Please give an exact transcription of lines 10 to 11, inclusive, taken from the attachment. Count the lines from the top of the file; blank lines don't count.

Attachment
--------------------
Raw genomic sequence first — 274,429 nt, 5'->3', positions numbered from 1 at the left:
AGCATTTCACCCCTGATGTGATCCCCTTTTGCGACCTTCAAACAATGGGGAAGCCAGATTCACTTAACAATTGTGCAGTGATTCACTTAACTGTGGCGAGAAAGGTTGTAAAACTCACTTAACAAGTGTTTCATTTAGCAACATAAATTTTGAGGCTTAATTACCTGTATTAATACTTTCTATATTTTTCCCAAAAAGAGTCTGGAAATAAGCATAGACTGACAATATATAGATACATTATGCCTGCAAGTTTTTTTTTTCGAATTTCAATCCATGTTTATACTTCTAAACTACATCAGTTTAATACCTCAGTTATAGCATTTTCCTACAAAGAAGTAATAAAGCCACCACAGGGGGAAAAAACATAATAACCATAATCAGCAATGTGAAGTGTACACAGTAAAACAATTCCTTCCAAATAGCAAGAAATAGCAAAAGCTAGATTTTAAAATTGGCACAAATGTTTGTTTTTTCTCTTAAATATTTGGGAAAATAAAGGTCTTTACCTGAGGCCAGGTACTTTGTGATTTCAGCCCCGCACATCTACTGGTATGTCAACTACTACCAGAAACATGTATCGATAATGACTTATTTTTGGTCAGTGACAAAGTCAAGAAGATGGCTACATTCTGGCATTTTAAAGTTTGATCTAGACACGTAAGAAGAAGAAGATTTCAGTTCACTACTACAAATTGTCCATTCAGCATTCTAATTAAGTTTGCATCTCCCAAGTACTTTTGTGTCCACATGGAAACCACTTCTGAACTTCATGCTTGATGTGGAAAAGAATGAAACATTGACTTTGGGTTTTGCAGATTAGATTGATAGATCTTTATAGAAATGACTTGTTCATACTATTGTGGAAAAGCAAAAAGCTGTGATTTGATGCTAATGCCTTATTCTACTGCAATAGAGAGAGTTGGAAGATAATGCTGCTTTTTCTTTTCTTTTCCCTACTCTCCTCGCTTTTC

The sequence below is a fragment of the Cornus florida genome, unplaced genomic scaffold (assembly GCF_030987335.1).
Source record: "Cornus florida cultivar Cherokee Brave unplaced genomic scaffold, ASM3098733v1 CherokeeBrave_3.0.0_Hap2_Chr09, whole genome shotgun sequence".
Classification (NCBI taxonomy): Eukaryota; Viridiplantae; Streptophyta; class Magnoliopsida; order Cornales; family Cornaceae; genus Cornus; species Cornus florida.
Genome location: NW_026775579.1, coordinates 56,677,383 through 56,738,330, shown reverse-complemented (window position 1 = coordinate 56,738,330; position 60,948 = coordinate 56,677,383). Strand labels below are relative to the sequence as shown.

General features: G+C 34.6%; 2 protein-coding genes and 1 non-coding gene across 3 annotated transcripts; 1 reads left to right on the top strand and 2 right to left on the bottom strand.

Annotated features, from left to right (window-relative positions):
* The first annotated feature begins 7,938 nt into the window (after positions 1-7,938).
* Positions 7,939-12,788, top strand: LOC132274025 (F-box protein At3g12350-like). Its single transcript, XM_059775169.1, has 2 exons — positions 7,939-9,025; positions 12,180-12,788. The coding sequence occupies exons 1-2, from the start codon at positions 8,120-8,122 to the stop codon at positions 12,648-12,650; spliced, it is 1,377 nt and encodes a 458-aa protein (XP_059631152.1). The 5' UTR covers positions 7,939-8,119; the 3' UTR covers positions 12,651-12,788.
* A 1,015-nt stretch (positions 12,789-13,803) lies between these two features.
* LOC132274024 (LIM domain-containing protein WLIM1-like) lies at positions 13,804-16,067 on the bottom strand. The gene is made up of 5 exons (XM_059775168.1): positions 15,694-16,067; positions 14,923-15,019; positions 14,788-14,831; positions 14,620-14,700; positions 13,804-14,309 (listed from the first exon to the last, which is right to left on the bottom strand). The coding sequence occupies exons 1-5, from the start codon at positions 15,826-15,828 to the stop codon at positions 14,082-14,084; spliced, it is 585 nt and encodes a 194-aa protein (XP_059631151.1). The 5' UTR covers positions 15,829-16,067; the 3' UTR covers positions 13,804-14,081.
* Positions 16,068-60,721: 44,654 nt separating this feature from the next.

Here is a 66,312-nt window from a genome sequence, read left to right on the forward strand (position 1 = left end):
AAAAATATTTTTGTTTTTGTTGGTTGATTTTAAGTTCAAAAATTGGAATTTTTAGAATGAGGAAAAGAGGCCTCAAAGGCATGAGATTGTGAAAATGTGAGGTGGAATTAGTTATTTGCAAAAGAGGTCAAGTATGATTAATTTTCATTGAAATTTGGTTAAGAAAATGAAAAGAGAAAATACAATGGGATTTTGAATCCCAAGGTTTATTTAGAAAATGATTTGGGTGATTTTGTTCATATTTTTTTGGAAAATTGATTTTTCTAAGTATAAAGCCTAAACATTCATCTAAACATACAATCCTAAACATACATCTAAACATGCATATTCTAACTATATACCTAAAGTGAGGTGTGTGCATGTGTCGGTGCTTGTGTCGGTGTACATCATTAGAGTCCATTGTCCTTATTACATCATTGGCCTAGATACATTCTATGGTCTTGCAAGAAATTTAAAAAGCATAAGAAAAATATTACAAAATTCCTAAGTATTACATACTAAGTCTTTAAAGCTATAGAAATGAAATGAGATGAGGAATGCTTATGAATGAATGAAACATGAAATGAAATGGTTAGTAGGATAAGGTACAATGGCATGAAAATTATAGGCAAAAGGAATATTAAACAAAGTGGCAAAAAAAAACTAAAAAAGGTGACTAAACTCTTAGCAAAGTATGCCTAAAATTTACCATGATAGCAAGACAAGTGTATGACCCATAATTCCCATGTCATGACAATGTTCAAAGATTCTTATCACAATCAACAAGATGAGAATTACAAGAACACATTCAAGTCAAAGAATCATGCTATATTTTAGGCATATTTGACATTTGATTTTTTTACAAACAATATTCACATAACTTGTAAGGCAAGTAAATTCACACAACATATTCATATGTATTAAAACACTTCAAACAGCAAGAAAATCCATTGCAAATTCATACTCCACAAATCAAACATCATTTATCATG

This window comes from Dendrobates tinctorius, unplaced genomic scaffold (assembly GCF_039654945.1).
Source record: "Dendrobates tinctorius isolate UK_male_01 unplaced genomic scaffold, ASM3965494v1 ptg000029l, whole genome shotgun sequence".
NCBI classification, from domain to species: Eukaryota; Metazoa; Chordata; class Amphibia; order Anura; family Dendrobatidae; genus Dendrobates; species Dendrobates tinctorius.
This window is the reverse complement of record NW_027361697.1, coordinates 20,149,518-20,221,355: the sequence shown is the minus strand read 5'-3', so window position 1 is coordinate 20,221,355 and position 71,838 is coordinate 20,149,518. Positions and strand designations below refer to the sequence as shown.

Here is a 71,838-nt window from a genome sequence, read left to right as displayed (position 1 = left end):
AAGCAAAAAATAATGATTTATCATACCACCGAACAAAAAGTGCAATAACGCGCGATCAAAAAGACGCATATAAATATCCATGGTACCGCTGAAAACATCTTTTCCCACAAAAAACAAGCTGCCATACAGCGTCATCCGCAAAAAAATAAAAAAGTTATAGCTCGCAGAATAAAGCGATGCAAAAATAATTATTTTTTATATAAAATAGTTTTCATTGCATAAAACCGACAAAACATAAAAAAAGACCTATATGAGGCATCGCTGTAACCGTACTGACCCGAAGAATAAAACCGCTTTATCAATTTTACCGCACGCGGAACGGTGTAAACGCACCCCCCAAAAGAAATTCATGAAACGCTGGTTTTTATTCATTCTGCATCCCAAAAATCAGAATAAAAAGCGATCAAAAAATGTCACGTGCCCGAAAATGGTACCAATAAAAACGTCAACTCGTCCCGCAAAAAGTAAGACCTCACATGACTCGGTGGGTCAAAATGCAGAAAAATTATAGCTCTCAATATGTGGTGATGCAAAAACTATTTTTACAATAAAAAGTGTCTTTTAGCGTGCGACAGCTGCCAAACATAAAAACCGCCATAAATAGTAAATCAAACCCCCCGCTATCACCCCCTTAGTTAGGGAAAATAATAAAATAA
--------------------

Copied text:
* Positions 7,939-12,788, top strand: LOC132274025 (F-box protein At3g12350-like). Its single transcript, XM_059775169.1, has 2 exons — positions 7,939-9,025; positions 12,180-12,788. The coding sequence occupies exons 1-2, from the start codon at positions 8,120-8,122 to the stop codon at positions 12,648-12,650; spliced, it is 1,377 nt and encodes a 458-aa protein (XP_059631152.1). The 5' UTR covers positions 7,939-8,119; the 3' UTR covers positions 12,651-12,788.
* A 1,015-nt stretch (positions 12,789-13,803) lies between these two features.